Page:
Historic California Posts, Camps, Stations and Airfields
Western Signal Corps School, Davis
(University of California College of Agriculture)
 
Members of the U.S. Army's Signal Corps took over classrooms at UC Davis from Jan. 1, 1943, through October 1944. An estimated 1,800 specialists were trained in radio operations and repair before undergoing team training in their specialties with combat units. (Special Collections, University of California Library, Davis)
 
 
From 1943-1944, in the midst of World War II, the UC College of Agriculture at Davis (now the University of California, Davis) was closed and converted to a training facility for the Western Signal Corps School (WSCS). During the fall of 1942 the U.S. Army negotiated with university President Robert Sproul for the use of the Davis campus as a military training school. On January 1, 1943 the entire Davis campus was officially converted into a training facility for the WSCS.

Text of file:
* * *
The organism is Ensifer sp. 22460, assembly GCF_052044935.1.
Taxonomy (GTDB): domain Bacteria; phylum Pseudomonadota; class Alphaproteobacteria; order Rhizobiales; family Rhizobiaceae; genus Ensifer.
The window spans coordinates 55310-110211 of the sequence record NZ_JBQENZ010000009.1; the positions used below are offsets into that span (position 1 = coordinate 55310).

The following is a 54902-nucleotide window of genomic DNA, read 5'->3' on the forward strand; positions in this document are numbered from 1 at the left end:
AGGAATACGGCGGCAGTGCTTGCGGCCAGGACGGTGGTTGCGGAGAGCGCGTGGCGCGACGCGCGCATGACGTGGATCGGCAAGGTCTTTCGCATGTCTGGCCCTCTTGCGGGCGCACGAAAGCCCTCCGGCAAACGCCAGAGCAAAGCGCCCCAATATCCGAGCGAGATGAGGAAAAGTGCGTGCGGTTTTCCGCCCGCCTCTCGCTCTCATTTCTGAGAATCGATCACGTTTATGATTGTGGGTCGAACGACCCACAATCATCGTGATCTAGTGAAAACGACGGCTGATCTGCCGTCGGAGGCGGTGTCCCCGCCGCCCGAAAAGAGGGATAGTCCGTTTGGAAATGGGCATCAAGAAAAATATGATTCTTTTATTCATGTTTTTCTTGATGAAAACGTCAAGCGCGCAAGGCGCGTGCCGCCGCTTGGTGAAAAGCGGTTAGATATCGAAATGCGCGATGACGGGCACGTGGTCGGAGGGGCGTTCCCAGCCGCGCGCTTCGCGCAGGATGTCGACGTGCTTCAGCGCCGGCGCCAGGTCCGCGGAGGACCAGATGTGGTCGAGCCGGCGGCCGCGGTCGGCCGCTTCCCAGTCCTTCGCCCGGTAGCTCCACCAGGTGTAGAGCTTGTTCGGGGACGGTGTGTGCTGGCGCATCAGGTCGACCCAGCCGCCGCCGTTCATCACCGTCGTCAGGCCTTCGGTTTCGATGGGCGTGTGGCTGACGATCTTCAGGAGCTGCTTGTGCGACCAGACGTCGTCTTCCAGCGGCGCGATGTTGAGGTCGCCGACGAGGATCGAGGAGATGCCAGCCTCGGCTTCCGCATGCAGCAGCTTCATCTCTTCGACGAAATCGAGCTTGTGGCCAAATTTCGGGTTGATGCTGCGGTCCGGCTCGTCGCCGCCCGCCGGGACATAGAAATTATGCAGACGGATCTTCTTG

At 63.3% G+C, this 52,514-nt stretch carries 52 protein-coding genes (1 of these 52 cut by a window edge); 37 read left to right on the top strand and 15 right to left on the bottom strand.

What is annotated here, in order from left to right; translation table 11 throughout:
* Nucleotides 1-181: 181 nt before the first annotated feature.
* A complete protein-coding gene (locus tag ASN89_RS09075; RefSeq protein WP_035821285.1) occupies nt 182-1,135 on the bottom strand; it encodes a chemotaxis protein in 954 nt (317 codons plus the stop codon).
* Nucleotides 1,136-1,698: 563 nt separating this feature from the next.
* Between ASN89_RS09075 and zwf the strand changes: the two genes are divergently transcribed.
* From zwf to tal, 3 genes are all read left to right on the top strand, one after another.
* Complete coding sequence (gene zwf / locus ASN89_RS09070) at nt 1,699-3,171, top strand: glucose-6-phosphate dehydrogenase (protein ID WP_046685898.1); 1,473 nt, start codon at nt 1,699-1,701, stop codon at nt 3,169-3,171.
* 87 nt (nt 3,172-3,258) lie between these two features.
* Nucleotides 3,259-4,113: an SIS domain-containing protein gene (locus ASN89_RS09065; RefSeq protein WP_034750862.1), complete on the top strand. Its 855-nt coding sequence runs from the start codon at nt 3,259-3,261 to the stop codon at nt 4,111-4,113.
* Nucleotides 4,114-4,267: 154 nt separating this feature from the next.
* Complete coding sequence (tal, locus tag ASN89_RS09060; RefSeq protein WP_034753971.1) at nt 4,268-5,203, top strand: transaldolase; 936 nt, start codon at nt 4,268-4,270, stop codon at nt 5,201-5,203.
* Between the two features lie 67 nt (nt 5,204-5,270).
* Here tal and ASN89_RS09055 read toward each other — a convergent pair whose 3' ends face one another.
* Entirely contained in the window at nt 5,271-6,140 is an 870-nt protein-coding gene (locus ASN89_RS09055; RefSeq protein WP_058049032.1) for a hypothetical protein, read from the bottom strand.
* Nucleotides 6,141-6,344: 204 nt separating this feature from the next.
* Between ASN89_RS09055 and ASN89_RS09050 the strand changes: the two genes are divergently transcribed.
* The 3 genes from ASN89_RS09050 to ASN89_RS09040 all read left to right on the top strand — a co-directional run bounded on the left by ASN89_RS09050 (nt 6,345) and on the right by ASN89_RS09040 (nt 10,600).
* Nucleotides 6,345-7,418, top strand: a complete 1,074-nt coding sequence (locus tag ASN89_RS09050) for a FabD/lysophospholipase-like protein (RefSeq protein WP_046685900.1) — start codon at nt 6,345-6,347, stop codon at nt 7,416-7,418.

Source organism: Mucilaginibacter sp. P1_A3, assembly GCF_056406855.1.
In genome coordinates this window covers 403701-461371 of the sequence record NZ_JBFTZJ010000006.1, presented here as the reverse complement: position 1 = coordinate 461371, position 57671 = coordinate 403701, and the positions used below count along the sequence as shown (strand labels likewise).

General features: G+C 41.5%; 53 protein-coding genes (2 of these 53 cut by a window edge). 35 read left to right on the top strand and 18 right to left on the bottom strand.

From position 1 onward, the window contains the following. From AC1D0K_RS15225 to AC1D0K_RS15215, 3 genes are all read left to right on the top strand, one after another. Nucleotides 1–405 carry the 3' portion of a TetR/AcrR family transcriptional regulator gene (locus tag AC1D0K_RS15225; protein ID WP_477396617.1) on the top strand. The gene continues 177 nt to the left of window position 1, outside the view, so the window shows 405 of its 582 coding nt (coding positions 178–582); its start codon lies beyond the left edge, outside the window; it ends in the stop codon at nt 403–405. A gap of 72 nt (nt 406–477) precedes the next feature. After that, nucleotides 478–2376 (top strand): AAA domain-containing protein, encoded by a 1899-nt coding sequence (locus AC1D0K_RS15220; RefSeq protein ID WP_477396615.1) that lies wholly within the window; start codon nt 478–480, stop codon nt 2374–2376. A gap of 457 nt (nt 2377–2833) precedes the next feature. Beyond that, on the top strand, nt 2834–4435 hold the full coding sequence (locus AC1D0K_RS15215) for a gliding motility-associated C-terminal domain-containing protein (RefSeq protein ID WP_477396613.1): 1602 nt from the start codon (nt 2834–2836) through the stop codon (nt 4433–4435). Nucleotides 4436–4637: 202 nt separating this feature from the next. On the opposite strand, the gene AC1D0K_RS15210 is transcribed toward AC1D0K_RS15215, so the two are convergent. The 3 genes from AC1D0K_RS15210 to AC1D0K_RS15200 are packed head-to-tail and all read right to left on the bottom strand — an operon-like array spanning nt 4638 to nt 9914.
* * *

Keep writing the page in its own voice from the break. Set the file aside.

Davis Enterprise Article: Yolo at war: Signal Corps Took Over At Davis Campus (6 November 2013)
by Lauren Keene
 
For nearly two years during World War II, the UC Davis campus assumed an alternative identity.
 
The transformation began in the fall of 1942. By then, the war had more than halved the population at the campus — then known as the University of California School of Agriculture at Davis — as both students and faculty volunteered or were drafted for military service.
 
“With the new selective service law now amended to reach into the teenage group for military service and with present registration falling as a result of the new law, it is expected that classes will be so disrupted after the first of the year as to make their continuation on the Davis campus almost inadvisable, if not impossible,” The Davis Enterprise reported on November 27, 1942, in an article titled “Davis Campus May Become Army Camp.”